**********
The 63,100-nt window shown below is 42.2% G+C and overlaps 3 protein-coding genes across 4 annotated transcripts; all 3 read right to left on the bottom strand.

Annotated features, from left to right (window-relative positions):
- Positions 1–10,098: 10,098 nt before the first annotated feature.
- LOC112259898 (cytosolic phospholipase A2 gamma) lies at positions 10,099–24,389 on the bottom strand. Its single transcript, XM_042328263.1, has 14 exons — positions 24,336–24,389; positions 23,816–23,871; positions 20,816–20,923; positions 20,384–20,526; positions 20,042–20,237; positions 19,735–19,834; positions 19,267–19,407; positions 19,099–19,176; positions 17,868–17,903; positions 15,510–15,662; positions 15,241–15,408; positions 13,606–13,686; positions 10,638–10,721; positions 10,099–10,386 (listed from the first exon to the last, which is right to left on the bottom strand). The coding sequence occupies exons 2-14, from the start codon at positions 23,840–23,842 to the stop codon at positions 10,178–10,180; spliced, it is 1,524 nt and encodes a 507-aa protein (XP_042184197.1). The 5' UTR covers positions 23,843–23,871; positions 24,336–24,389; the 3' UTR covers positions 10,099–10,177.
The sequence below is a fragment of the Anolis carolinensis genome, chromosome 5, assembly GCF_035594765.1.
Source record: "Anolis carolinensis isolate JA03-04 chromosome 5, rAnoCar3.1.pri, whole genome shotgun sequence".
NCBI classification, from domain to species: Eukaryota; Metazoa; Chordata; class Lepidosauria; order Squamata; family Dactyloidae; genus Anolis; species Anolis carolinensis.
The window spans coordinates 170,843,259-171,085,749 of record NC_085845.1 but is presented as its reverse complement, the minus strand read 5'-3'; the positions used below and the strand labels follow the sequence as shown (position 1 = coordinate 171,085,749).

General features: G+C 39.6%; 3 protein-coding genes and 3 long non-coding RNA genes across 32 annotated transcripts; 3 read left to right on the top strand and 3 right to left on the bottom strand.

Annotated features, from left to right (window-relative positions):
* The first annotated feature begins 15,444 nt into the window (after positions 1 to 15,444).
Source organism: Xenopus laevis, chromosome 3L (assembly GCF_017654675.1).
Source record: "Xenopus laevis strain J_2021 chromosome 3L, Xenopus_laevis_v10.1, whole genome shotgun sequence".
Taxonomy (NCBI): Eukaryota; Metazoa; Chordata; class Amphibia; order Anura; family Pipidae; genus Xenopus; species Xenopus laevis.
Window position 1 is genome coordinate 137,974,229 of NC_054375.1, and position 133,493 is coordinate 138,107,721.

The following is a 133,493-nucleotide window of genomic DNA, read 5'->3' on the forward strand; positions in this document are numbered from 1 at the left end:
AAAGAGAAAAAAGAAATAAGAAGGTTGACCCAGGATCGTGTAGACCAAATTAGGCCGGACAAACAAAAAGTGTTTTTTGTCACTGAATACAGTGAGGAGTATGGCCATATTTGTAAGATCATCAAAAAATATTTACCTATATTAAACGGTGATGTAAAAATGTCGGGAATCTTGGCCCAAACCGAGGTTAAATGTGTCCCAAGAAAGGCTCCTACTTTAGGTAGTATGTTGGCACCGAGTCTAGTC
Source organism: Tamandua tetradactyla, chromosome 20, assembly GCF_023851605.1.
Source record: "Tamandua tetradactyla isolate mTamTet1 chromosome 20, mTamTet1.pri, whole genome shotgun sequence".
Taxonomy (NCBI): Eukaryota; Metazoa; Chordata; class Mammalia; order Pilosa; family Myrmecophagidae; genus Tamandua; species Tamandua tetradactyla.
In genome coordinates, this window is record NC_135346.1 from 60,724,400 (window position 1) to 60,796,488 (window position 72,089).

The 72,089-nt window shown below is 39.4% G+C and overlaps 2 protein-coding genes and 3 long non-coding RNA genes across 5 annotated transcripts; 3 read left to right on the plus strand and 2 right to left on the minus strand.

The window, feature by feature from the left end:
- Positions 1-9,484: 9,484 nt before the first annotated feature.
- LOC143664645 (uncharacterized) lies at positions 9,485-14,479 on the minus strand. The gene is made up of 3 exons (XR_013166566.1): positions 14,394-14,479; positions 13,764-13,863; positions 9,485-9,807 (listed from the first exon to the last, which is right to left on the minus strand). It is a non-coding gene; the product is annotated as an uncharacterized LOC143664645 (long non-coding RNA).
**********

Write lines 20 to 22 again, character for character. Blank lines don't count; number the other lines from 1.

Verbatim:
Taxonomy (NCBI): Eukaryota; Metazoa; Chordata; class Mammalia; order Pilosa; family Myrmecophagidae; genus Tamandua; species Tamandua tetradactyla.
In genome coordinates, this window is record NC_135346.1 from 60,724,400 (window position 1) to 60,796,488 (window position 72,089).

The 72,089-nt window shown below is 39.4% G+C and overlaps 2 protein-coding genes and 3 long non-coding RNA genes across 5 annotated transcripts; 3 read left to right on the plus strand and 2 right to left on the minus strand.